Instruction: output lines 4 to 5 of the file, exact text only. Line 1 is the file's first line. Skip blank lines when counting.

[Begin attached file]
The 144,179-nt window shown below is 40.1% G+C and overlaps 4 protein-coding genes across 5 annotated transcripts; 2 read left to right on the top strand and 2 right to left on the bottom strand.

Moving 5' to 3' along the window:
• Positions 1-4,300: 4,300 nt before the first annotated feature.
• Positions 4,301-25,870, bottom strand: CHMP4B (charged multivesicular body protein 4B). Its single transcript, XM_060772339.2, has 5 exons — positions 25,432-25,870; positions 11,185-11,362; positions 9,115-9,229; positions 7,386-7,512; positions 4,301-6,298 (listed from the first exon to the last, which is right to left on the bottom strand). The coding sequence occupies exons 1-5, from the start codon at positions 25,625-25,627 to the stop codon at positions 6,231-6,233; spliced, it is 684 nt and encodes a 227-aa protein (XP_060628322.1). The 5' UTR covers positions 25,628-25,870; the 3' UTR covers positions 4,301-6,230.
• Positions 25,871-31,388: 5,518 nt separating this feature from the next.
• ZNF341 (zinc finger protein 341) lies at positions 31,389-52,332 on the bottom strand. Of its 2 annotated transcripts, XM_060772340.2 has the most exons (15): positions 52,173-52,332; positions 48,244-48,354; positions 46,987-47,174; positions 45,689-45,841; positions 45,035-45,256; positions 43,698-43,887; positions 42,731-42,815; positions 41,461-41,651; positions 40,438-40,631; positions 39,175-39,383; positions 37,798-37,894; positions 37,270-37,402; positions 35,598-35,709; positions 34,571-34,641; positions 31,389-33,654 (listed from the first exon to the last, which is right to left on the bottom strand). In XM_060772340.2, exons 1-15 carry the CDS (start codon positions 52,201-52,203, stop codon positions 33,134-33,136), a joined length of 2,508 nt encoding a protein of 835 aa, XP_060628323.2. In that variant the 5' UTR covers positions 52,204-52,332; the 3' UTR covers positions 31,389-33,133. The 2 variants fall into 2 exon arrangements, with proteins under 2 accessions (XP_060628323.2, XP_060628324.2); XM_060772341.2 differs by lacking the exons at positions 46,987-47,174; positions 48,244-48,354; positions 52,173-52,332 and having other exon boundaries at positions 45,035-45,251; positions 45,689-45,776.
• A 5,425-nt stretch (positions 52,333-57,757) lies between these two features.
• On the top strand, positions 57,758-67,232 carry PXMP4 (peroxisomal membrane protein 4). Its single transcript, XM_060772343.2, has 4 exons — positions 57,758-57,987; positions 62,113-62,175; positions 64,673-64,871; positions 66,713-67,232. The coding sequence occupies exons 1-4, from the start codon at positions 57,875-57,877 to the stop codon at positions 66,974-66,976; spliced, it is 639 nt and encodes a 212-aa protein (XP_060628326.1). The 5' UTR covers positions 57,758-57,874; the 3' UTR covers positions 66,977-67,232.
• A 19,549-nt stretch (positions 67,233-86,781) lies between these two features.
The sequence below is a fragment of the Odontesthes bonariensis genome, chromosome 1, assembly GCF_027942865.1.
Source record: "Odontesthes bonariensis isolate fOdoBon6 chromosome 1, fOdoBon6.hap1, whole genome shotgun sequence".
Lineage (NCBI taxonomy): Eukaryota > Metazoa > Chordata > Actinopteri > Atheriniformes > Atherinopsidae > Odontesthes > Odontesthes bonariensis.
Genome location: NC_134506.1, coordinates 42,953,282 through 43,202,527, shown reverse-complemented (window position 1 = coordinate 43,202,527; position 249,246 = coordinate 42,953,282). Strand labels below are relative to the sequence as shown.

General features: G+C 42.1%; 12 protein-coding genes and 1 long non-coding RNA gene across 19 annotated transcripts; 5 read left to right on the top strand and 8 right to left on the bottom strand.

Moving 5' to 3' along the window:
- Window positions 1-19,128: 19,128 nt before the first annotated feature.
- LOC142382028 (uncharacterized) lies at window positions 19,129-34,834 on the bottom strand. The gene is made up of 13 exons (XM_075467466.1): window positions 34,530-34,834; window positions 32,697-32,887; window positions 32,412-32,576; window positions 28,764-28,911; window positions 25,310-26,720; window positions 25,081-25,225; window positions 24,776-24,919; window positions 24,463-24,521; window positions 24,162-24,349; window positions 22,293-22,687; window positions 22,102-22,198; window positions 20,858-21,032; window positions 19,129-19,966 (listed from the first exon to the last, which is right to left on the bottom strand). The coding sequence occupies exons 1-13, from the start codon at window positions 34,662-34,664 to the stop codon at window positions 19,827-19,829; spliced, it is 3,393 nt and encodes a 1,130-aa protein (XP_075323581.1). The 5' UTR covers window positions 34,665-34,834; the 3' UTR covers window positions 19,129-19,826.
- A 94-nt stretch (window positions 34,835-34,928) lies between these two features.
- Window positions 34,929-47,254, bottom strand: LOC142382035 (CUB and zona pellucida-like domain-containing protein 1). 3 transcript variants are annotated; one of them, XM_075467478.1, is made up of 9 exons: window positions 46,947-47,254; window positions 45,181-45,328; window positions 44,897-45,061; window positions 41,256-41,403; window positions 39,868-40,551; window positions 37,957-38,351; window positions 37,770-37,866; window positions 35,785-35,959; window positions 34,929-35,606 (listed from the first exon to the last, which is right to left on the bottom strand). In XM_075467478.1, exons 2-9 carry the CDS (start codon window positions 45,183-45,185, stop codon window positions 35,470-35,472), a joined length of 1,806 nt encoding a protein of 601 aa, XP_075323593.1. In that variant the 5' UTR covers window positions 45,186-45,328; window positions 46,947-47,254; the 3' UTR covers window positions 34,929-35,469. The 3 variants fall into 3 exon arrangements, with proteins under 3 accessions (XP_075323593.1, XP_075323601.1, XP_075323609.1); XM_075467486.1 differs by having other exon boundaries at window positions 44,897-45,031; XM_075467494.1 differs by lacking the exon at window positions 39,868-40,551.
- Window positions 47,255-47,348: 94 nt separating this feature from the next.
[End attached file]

• Positions 4,301-25,870, bottom strand: CHMP4B (charged multivesicular body protein 4B). Its single transcript, XM_060772339.2, has 5 exons — positions 25,432-25,870; positions 11,185-11,362; positions 9,115-9,229; positions 7,386-7,512; positions 4,301-6,298 (listed from the first exon to the last, which is right to left on the bottom strand). The coding sequence occupies exons 1-5, from the start codon at positions 25,625-25,627 to the stop codon at positions 6,231-6,233; spliced, it is 684 nt and encodes a 227-aa protein (XP_060628322.1). The 5' UTR covers positions 25,628-25,870; the 3' UTR covers positions 4,301-6,230.
• Positions 25,871-31,388: 5,518 nt separating this feature from the next.